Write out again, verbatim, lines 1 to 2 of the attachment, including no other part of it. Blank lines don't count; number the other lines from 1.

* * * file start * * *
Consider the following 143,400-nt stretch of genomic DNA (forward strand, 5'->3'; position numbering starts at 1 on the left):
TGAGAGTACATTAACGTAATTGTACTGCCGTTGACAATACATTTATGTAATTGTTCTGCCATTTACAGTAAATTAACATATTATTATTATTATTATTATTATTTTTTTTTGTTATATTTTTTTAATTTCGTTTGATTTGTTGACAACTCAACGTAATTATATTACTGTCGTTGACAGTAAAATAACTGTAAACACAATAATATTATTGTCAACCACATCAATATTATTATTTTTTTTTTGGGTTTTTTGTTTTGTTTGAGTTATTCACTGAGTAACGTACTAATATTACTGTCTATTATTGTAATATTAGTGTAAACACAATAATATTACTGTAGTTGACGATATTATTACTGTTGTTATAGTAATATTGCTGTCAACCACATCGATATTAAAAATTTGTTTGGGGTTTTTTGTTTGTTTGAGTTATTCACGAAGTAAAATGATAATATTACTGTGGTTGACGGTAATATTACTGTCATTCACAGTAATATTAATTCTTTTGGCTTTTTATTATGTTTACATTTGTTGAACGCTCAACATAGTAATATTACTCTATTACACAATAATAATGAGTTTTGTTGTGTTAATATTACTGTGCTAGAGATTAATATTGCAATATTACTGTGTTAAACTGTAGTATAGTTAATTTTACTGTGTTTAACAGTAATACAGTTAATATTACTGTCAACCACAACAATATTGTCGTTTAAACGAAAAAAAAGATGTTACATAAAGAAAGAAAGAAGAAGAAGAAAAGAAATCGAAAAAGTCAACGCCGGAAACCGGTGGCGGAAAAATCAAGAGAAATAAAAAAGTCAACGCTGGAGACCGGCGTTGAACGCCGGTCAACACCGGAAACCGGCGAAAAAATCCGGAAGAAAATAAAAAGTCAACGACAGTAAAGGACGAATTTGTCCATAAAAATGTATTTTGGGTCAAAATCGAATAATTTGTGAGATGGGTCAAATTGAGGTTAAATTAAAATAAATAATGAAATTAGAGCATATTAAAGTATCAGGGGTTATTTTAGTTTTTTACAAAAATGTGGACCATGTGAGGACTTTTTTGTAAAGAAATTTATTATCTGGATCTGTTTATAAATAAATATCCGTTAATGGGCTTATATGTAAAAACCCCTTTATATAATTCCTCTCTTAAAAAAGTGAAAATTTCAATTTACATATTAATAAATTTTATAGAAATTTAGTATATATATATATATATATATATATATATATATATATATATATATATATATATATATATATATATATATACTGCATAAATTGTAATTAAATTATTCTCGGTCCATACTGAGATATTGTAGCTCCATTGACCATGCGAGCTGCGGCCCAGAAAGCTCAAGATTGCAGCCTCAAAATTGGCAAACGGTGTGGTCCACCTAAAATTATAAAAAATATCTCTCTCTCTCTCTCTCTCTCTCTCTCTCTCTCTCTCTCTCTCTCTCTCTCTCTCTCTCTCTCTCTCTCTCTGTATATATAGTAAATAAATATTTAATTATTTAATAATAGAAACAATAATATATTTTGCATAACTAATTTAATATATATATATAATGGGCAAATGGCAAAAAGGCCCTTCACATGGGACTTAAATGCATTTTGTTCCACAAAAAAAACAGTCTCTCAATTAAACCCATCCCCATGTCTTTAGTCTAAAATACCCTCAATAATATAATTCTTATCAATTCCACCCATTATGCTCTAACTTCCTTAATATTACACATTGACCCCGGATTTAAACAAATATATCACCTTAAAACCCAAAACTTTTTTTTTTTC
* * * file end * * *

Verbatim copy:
Consider the following 143,400-nt stretch of genomic DNA (forward strand, 5'->3'; position numbering starts at 1 on the left):
TGAGAGTACATTAACGTAATTGTACTGCCGTTGACAATACATTTATGTAATTGTTCTGCCATTTACAGTAAATTAACATATTATTATTATTATTATTATTATTTTTTTTTGTTATATTTTTTTAATTTCGTTTGATTTGTTGACAACTCAACGTAATTATATTACTGTCGTTGACAGTAAAATAACTGTAAACACAATAATATTATTGTCAACCACATCAATATTATTATTTTTTTTTTGGGTTTTTTGTTTTGTTTGAGTTATTCACTGAGTAACGTACTAATATTACTGTCTATTATTGTAATATTAGTGTAAACACAATAATATTACTGTAGTTGACGATATTATTACTGTTGTTATAGTAATATTGCTGTCAACCACATCGATATTAAAAATTTGTTTGGGGTTTTTTGTTTGTTTGAGTTATTCACGAAGTAAAATGATAATATTACTGTGGTTGACGGTAATATTACTGTCATTCACAGTAATATTAATTCTTTTGGCTTTTTATTATGTTTACATTTGTTGAACGCTCAACATAGTAATATTACTCTATTACACAATAATAATGAGTTTTGTTGTGTTAATATTACTGTGCTAGAGATTAATATTGCAATATTACTGTGTTAAACTGTAGTATAGTTAATTTTACTGTGTTTAACAGTAATACAGTTAATATTACTGTCAACCACAACAATATTGTCGTTTAAACGAAAAAAAAGATGTTACATAAAGAAAGAAAGAAGAAGAAGAAAAGAAATCGAAAAAGTCAACGCCGGAAACCGGTGGCGGAAAAATCAAGAGAAATAAAAAAGTCAACGCTGGAGACCGGCGTTGAACGCCGGTCAACACCGGAAACCGGCGAAAAAATCCGGAAGAAAATAAAAAGTCAACGACAGTAAAGGACGAATTTGTCCATAAAAATGTATTTTGGGTCAAAATCGAATAATTTGTGAGATGGGTCAAATTGAGGTTAAATTAAAATAAATAATGAAATTAGAGCATATTAAAGTATCAGGGGTTATTTTAGTTTTTTACAAAAATGTGGACCATGTGAGGACTTTTTTGTAAAGAAATTTATTATCTGGATCTGTTTATAAATAAATATCCGTTAATGGGCTTATATGTAAAAACCCCTTTATATAATTCCTCTCTTAAAAAAGTGAAAATTTCAATTTACATATTAATAAATTTTATAGAAATTTAGTATATATATATATATATATATATATATATATATATATATATATATATATATATATATATATATATATATACTGCATAAATTGTAATTAAATTATTCTCGGTCCATACTGAGATATTGTAGCTCCATTGACCATGCGAGCTGCGGCCCAGAAAGCTCAAGATTGCAGCCTCAAAATTGGCAAACGGTGTGGTCCACCTAAAATTATAAAAAATATCTCTCTCTCTCTCTCTCTCTCTCTCTCTCTCTCTCTCTCTCTCTCTCTCTCTCTCTCTCTCTCTCTCTCTCTGTATATATAGTAAATAAATATTTAATTATTTAATAATAGAAACAATAATATATTTTGCATAACTAATTTAATATATATATATAATGGGCAAATGGCAAAAAGGCCCTTCACATGGGACTTAAATGCATTTTGTTCCACAAAAAAAACAGTCTCTCAATTAAACCCATCCCCATGTCTTTAGTCTAAAATACCCTCAATAATATAATTCTTATCAATTCCACCCATTATGCTCTAACTTCCTTAATATTACACATTGACCCCGGATTTAAACAAATATATCACCTTAAAACCCAAAACTTTTTTTTTTTC